Advertisement

New sport rapidly growing in East Kentucky: Changing lives in the process

Published: Aug. 4, 2020 at 12:06 AM EDT
Email this link
Share on Pinterest
Share on LinkedIn

LONDON, Ky. (WYMT) - The funny-looking metal contraptions at Whitley Branch Veterans Park with chains dangling around them have mistakenly been called a number of things; squirrel feeders, trash cans, bird feeders and even fly traps.

But actually, they are targets used for one of the fastest-growing sports in the world: disc golf. It is played using similar rules to regular golf. Players throw a flying disc from a tee box toward a target, or basket, and continue throwing until the target is reached.

“I wanted more opportunities and places to play and just opportunities for the community because for rule areas there just needs to be more things to do,” said course designer, Jordan Infield.

Infield is a sponsored professional from Knoxville, Tennessee. He designed the first and only 18 hole course in the area.

“Having an 18-hole course in the region is huge,” said Jordan Infield, a professional disc golfer who designed the course at Whitley Branch. “90 percent of the courses in North America are free to play.”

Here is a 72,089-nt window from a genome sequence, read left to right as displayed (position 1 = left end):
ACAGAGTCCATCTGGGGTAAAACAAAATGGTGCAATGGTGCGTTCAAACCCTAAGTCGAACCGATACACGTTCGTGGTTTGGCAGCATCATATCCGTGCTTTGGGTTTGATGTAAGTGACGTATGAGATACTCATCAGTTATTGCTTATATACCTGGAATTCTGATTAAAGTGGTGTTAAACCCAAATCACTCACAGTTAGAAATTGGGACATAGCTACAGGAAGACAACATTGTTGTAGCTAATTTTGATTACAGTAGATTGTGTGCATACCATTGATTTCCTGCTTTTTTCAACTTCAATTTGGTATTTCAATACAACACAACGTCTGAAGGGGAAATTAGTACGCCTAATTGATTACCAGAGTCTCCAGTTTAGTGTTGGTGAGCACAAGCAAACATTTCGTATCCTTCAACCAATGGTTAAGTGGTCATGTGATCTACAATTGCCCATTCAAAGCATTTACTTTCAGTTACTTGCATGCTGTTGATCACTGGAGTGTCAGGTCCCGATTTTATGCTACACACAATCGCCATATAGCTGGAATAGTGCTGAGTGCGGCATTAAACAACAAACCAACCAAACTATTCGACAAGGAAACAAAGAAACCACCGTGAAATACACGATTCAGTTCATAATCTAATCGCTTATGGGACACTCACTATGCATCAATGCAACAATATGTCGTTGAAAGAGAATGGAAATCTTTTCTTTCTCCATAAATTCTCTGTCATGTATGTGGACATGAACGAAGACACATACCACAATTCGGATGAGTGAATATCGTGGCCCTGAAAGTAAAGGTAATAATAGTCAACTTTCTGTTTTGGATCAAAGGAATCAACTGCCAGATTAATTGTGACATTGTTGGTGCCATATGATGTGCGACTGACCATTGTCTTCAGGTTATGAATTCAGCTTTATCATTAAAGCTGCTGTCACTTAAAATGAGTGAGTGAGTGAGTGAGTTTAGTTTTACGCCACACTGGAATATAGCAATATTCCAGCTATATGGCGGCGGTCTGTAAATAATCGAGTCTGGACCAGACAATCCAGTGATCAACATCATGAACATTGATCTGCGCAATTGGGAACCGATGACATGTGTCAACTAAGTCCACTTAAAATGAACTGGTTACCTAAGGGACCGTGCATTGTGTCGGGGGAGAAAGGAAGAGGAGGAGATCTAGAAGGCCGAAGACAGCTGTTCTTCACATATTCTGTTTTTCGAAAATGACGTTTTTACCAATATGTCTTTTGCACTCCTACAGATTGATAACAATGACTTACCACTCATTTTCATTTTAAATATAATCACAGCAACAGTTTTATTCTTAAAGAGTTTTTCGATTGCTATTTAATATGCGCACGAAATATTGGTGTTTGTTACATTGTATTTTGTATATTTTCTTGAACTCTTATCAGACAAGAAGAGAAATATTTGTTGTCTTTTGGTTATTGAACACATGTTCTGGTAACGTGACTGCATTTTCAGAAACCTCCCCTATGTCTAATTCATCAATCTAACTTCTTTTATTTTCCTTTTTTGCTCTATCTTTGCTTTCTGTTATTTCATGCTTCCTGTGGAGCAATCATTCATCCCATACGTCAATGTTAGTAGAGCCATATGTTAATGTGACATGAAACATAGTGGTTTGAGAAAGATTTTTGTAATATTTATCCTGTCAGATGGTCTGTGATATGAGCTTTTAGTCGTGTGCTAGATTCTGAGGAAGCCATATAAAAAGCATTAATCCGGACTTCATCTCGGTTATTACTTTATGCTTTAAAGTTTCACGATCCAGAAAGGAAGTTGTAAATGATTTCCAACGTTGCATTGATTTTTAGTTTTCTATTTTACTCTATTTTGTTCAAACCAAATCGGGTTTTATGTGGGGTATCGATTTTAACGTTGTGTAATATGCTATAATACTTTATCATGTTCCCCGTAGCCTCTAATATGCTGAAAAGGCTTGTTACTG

Infield, who lives in Williamsburg, manages the East Kentucky Disc Golf Players Page on Facebook, which he set up to promote and grow the sport in the area. Since the first of the year, the page has grown 43 percent. Infield credits the coronavirus pandemic and the sport being an easy activity to social distance with.

“We went from about eight people for years ago to over 200 people today on that page and I would say 80 percent of them are at least active I would say maybe even more,” said Infield.

The sport is similar to golf, but a shorter course allows for a quicker game and the price is more affordable.

“90 percent of the courses in North America are free to play,” said Infield.

The sport has been a godsend to Mike Sowards.

“I’m a disabled veteran so I have a lot of health issues,” said Sowards who served in the first Gulf War.

“It’s really helped me with my breathing and my upper body flexibility because of all the turning,” he said. “I get around a lot better now than before I started playing disc golf.

Sowards was injured when his vehicle was hit by a mortar shell, sending a piece of shrapnel tearing through his shoulder. The new sport, helping transform his life.

“I’ve lost about 55 pounds playing. Just good fun to get out walking and play the game is great” he said.

Proving the activity has something for anyone and everyone, allowing Eastern Kentuckians something to do while enjoying a beautiful park, and getting some exercise.

Copyright 2020 WYMT. All rights reserved.

Latest News

Latest News